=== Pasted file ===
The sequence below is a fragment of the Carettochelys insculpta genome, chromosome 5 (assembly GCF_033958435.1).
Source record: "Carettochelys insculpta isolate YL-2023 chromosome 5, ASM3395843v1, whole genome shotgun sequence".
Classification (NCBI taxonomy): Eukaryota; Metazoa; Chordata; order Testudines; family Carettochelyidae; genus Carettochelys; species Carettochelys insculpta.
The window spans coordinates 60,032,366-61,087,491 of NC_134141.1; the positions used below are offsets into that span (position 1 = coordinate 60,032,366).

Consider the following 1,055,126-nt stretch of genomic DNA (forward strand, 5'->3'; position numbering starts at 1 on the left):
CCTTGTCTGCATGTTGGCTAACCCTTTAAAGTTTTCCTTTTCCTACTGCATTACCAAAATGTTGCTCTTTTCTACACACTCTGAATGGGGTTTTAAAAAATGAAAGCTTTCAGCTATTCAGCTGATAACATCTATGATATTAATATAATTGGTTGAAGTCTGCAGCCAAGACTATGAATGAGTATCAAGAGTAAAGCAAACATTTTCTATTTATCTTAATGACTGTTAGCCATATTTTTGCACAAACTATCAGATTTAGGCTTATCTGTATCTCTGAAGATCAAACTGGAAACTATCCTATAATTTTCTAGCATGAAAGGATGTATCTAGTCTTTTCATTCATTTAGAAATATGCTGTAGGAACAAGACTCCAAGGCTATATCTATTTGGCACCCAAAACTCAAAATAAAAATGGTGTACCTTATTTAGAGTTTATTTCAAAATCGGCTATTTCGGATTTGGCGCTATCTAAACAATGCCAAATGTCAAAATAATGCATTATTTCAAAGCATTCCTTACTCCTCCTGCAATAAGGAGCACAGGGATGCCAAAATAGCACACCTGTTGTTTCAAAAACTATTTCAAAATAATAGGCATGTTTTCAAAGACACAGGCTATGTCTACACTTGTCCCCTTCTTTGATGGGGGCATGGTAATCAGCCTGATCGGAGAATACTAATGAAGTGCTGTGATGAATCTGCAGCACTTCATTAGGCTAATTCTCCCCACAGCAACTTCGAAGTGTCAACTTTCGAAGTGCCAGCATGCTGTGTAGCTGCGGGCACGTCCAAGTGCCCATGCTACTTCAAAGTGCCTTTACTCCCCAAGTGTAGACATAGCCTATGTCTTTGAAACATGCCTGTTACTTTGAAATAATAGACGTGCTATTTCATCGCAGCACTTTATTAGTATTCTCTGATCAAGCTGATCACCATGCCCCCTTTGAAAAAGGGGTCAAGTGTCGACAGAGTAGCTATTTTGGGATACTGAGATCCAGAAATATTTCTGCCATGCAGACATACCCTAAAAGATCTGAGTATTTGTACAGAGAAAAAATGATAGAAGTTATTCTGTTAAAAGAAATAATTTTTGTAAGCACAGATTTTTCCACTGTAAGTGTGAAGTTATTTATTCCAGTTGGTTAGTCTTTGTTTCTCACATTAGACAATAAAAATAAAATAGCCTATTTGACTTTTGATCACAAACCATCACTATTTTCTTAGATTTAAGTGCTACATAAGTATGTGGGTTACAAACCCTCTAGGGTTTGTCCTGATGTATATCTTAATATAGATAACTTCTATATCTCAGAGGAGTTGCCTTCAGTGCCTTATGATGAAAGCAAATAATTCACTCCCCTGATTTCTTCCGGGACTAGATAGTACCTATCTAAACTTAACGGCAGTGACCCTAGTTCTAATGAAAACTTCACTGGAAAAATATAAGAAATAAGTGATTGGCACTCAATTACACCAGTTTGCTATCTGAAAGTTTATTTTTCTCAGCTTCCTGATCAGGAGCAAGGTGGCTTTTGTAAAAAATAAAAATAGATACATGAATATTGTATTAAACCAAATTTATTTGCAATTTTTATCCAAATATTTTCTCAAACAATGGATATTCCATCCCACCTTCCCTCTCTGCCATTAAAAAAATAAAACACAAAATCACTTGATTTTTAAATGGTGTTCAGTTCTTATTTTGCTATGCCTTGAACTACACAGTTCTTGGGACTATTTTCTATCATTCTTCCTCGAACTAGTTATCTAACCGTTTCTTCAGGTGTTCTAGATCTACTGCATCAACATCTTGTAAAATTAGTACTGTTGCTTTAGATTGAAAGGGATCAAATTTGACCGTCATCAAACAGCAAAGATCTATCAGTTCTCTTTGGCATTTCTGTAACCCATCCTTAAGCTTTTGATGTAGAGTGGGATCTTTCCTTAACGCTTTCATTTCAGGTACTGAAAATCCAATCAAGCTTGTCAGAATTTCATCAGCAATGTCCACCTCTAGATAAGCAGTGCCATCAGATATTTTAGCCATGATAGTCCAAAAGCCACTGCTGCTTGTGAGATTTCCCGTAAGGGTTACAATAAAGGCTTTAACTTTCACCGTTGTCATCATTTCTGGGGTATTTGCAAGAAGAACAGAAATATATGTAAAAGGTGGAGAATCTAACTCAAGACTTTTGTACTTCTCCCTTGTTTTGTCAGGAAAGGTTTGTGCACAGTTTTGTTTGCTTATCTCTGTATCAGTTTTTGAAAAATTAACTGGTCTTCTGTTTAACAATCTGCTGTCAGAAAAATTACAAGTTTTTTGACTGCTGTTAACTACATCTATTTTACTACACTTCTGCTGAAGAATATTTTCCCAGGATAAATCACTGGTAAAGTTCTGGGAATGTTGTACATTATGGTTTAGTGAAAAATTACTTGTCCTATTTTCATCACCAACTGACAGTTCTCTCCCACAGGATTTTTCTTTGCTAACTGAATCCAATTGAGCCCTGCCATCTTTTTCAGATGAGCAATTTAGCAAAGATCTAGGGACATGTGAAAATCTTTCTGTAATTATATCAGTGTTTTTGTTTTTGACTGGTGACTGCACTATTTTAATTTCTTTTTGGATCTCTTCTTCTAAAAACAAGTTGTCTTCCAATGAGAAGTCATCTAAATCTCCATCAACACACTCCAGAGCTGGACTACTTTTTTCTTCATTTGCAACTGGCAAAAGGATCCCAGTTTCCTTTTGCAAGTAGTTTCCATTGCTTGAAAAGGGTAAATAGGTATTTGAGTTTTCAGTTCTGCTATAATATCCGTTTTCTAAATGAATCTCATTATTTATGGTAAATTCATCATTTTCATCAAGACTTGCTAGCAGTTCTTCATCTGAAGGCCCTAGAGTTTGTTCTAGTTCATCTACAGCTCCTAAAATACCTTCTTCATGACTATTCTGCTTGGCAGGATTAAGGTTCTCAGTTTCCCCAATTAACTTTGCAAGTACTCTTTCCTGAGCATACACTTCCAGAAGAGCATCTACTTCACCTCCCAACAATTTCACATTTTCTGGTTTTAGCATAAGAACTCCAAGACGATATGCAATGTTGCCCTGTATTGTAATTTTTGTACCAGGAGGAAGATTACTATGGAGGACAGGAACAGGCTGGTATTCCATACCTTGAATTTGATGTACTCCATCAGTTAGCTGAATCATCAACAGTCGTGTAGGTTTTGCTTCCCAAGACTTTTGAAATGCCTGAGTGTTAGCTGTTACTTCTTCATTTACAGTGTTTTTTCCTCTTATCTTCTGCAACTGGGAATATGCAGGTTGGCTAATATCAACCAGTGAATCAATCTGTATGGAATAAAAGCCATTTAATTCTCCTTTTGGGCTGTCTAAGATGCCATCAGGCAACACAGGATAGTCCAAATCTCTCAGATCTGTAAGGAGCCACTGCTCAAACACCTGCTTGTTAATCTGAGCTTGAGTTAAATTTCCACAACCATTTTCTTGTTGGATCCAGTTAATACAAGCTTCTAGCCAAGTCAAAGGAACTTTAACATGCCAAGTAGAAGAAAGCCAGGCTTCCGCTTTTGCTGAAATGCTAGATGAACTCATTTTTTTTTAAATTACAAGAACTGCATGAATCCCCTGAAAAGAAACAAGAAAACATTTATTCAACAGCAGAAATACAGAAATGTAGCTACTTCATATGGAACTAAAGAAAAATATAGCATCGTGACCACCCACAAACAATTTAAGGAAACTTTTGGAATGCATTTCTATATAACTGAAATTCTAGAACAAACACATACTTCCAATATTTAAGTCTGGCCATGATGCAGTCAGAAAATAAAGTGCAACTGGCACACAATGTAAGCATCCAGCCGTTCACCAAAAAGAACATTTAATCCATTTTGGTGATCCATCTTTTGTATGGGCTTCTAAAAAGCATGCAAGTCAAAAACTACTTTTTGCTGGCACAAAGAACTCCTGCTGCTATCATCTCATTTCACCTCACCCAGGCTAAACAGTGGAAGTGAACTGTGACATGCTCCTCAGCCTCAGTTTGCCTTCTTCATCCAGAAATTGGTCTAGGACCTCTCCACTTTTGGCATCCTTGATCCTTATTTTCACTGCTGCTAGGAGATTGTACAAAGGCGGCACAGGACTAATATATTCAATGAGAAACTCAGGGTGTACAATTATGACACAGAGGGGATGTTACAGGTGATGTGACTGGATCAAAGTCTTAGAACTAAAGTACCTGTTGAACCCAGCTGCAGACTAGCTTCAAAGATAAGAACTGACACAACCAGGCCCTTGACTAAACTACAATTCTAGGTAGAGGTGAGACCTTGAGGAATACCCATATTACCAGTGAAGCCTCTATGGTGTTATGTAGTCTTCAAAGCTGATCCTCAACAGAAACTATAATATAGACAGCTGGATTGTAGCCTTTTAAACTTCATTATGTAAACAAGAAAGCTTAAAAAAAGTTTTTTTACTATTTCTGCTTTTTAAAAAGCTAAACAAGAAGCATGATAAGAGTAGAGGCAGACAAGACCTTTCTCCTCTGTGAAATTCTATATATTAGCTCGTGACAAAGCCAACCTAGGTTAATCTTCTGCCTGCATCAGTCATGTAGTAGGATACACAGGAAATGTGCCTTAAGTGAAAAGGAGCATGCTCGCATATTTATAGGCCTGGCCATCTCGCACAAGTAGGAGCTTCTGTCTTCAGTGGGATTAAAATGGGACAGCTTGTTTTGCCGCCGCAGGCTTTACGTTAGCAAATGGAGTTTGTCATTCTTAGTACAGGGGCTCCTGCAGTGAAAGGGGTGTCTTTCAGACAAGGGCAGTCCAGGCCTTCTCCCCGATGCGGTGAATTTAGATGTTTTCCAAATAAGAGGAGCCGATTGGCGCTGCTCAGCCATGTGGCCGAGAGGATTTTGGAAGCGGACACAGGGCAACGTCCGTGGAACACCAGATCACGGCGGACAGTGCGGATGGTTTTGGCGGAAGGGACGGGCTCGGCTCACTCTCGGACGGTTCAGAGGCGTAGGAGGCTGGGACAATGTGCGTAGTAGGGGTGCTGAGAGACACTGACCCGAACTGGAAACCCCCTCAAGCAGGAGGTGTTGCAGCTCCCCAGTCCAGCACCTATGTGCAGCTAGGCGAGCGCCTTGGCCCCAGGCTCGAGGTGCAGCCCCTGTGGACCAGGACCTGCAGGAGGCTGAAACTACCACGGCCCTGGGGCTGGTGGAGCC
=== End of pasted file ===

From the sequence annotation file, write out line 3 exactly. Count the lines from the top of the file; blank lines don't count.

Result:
Classification (NCBI taxonomy): Eukaryota; Metazoa; Chordata; order Testudines; family Carettochelyidae; genus Carettochelys; species Carettochelys insculpta.